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Poor Old Ivy

Ivy has a bad name. Many folk believe that it is a damaging parasite that should be removed from our trees. Unfortunately, this is mostly incorrect. Poor Old Ivy is not a parasite. It has its own root system penetrating the soil, from which it gains all its water and nutrients. To help it climb, it also has adventitious roots equipped with small suckers that it uses to cling to its host tree but they do not penetrate the bark. Ivy is just using the tree as a ladder to climb up from the forest floor towards the light and it does not strangle the tree in the process.

For the tree there are some downsides: the extra weight of the ivy on the branches of the tree and the windage of its foliage, which can act like a sail. A healthy tree can normally accommodate these extra loads but in exceptionally fierce weather, or in the case of a diseased tree, damage may occur. In addition, vigorous ivy growth around the tree trunk can produce a localised damp microclimate in which fungal growth can thrive. Tree Inspections become difficult with possible hazards being hidden from sight.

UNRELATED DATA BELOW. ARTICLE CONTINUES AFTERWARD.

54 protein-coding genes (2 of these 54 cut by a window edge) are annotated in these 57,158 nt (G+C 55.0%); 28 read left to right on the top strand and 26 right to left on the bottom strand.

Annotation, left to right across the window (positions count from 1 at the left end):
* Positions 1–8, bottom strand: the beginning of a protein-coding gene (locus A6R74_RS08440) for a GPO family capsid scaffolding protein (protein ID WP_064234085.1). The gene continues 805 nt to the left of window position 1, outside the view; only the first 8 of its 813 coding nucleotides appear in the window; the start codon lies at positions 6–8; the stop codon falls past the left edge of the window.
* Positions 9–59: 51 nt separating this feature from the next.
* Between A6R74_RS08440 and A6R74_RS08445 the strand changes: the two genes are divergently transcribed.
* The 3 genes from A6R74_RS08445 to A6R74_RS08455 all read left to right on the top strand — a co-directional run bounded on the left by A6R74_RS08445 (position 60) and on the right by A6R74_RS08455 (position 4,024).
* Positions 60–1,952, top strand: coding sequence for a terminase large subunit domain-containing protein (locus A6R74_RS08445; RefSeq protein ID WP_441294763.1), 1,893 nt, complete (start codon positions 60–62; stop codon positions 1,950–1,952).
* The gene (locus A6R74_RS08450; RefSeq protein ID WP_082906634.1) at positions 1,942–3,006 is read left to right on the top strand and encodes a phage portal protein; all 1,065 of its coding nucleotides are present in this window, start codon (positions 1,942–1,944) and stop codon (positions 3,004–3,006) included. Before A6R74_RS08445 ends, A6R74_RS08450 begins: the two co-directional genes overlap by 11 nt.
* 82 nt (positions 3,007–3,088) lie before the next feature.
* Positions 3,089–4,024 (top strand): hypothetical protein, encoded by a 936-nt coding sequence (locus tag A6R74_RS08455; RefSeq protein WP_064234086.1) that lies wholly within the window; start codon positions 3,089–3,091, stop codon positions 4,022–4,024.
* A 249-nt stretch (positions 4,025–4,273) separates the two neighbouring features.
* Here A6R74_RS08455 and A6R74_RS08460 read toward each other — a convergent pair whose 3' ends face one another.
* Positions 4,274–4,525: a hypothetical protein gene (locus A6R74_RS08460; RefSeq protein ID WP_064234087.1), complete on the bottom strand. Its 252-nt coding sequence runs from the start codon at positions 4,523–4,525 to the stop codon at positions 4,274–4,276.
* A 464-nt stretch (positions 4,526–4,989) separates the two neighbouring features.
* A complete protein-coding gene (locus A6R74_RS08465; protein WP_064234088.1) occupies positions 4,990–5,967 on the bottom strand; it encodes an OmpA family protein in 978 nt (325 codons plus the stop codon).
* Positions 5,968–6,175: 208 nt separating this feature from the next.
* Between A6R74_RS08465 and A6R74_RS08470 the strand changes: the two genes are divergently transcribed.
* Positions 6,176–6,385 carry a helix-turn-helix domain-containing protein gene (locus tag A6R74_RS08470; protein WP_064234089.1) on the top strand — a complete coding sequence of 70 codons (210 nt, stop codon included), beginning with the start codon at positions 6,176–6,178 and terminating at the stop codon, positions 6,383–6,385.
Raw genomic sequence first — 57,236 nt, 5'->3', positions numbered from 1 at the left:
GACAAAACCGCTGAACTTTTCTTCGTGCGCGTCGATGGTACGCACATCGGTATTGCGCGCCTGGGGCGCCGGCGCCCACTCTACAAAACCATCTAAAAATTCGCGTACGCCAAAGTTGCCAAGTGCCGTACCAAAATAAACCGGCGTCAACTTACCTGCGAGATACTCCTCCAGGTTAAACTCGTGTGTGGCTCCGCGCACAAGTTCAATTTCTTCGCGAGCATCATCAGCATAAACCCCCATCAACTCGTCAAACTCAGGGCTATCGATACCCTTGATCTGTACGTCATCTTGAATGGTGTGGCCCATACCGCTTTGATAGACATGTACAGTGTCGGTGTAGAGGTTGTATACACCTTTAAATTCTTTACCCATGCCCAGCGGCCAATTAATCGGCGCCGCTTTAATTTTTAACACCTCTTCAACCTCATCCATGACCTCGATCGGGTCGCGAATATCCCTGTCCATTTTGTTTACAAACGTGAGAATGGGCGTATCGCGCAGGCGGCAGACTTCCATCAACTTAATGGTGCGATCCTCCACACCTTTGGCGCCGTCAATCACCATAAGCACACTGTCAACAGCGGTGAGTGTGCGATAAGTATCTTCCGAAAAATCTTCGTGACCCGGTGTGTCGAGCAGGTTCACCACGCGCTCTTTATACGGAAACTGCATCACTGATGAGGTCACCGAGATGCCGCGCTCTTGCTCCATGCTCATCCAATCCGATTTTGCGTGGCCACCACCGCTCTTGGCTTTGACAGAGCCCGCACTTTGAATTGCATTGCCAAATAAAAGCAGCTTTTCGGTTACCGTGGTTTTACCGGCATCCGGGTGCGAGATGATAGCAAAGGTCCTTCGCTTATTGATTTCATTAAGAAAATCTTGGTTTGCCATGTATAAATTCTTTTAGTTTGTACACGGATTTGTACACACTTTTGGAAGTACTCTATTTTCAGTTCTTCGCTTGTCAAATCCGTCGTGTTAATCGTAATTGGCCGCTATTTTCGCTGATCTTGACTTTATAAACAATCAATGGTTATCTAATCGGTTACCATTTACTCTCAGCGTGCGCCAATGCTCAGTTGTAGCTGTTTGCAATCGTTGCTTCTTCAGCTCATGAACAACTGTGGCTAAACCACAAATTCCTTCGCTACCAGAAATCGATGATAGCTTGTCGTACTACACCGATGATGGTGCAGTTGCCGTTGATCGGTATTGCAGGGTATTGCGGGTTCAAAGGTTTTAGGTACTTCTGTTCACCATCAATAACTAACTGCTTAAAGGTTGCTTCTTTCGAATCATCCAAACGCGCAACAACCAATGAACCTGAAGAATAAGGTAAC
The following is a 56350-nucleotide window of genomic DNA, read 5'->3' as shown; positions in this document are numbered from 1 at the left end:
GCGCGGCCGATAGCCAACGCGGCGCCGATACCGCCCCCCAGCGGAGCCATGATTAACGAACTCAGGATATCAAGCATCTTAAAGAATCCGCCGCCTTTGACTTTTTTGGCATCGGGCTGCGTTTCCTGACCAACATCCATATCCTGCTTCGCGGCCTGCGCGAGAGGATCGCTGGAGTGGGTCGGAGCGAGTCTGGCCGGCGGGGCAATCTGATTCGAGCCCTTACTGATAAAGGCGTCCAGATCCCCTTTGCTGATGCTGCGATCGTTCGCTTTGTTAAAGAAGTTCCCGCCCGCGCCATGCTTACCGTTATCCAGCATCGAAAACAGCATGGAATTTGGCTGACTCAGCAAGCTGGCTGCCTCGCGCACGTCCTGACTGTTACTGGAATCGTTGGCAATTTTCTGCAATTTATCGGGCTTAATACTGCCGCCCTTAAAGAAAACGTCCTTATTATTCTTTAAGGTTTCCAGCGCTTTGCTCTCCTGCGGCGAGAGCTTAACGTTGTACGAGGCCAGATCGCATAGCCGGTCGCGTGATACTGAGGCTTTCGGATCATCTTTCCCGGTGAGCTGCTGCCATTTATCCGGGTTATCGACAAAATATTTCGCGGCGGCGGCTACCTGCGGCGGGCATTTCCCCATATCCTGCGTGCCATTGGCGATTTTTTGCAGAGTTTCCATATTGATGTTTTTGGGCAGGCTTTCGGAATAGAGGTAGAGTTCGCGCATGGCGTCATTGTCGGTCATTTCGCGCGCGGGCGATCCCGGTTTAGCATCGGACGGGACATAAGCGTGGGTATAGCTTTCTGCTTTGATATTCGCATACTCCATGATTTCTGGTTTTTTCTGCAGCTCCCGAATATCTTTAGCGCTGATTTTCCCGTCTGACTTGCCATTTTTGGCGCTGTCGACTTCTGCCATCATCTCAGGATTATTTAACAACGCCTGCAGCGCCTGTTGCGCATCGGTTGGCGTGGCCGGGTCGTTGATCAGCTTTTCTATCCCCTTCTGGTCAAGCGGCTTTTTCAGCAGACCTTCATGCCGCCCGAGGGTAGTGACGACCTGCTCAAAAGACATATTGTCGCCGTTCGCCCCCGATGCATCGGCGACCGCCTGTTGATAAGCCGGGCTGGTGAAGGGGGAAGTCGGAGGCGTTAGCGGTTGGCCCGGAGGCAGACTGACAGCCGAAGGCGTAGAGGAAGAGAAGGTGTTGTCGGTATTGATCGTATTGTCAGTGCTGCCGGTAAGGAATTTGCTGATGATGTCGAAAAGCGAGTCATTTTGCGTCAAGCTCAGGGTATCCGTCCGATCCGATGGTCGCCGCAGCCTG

Ivy can grow extremely rapidly, especially on buildings where there is no competing foliage. In a three-year project carried out by English Heritage in conjunction with Oxford University, to determine the true effects of ivy on buildings, the findings were positive. The study showed that ivy covered walls kept the inside of the building 15% warmer in the winter compared to other parts of the structure. In summer, the reverse was the case. The walls were recorded to be 36% cooler!
Ivy also helps to protect and preserve walls from frost, salt and pollution. The only time ivy is not beneficial and should be removed is on buildings that have existing structural damage or crumbling lime mortar because the ivy will creep into cracks and crevices, expanding with growth and increasing the damage and instability.